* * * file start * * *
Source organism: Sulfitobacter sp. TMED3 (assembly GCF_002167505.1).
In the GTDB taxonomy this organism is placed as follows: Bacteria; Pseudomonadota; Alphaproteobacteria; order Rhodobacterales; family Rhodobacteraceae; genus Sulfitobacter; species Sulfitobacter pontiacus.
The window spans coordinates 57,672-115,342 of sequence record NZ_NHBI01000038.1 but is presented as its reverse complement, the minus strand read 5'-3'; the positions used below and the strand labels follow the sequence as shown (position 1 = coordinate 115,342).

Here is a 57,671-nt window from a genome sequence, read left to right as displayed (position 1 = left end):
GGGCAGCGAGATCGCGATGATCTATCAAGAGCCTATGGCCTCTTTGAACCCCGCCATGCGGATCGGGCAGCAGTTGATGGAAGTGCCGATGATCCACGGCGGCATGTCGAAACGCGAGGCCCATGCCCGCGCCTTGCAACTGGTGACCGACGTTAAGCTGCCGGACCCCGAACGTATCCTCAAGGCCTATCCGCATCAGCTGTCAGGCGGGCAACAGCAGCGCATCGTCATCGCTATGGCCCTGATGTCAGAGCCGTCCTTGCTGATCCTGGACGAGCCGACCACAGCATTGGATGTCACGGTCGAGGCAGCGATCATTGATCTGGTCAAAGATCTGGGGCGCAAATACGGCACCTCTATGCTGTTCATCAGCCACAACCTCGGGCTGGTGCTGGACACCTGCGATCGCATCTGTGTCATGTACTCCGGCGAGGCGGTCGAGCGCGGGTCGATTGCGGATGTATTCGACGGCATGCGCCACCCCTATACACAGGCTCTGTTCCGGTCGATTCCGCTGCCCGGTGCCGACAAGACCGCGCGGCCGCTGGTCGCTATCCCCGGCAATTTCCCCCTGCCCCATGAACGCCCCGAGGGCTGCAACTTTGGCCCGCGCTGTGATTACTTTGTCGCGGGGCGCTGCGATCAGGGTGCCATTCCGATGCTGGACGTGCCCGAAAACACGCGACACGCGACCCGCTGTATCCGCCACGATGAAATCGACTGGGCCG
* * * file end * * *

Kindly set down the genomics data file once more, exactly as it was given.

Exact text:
Source organism: Sulfitobacter sp. TMED3 (assembly GCF_002167505.1).
In the GTDB taxonomy this organism is placed as follows: Bacteria; Pseudomonadota; Alphaproteobacteria; order Rhodobacterales; family Rhodobacteraceae; genus Sulfitobacter; species Sulfitobacter pontiacus.
The window spans coordinates 57,672-115,342 of sequence record NZ_NHBI01000038.1 but is presented as its reverse complement, the minus strand read 5'-3'; the positions used below and the strand labels follow the sequence as shown (position 1 = coordinate 115,342).

Here is a 57,671-nt window from a genome sequence, read left to right as displayed (position 1 = left end):
GGGCAGCGAGATCGCGATGATCTATCAAGAGCCTATGGCCTCTTTGAACCCCGCCATGCGGATCGGGCAGCAGTTGATGGAAGTGCCGATGATCCACGGCGGCATGTCGAAACGCGAGGCCCATGCCCGCGCCTTGCAACTGGTGACCGACGTTAAGCTGCCGGACCCCGAACGTATCCTCAAGGCCTATCCGCATCAGCTGTCAGGCGGGCAACAGCAGCGCATCGTCATCGCTATGGCCCTGATGTCAGAGCCGTCCTTGCTGATCCTGGACGAGCCGACCACAGCATTGGATGTCACGGTCGAGGCAGCGATCATTGATCTGGTCAAAGATCTGGGGCGCAAATACGGCACCTCTATGCTGTTCATCAGCCACAACCTCGGGCTGGTGCTGGACACCTGCGATCGCATCTGTGTCATGTACTCCGGCGAGGCGGTCGAGCGCGGGTCGATTGCGGATGTATTCGACGGCATGCGCCACCCCTATACACAGGCTCTGTTCCGGTCGATTCCGCTGCCCGGTGCCGACAAGACCGCGCGGCCGCTGGTCGCTATCCCCGGCAATTTCCCCCTGCCCCATGAACGCCCCGAGGGCTGCAACTTTGGCCCGCGCTGTGATTACTTTGTCGCGGGGCGCTGCGATCAGGGTGCCATTCCGATGCTGGACGTGCCCGAAAACACGCGACACGCGACCCGCTGTATCCGCCACGATGAAATCGACTGGGCCG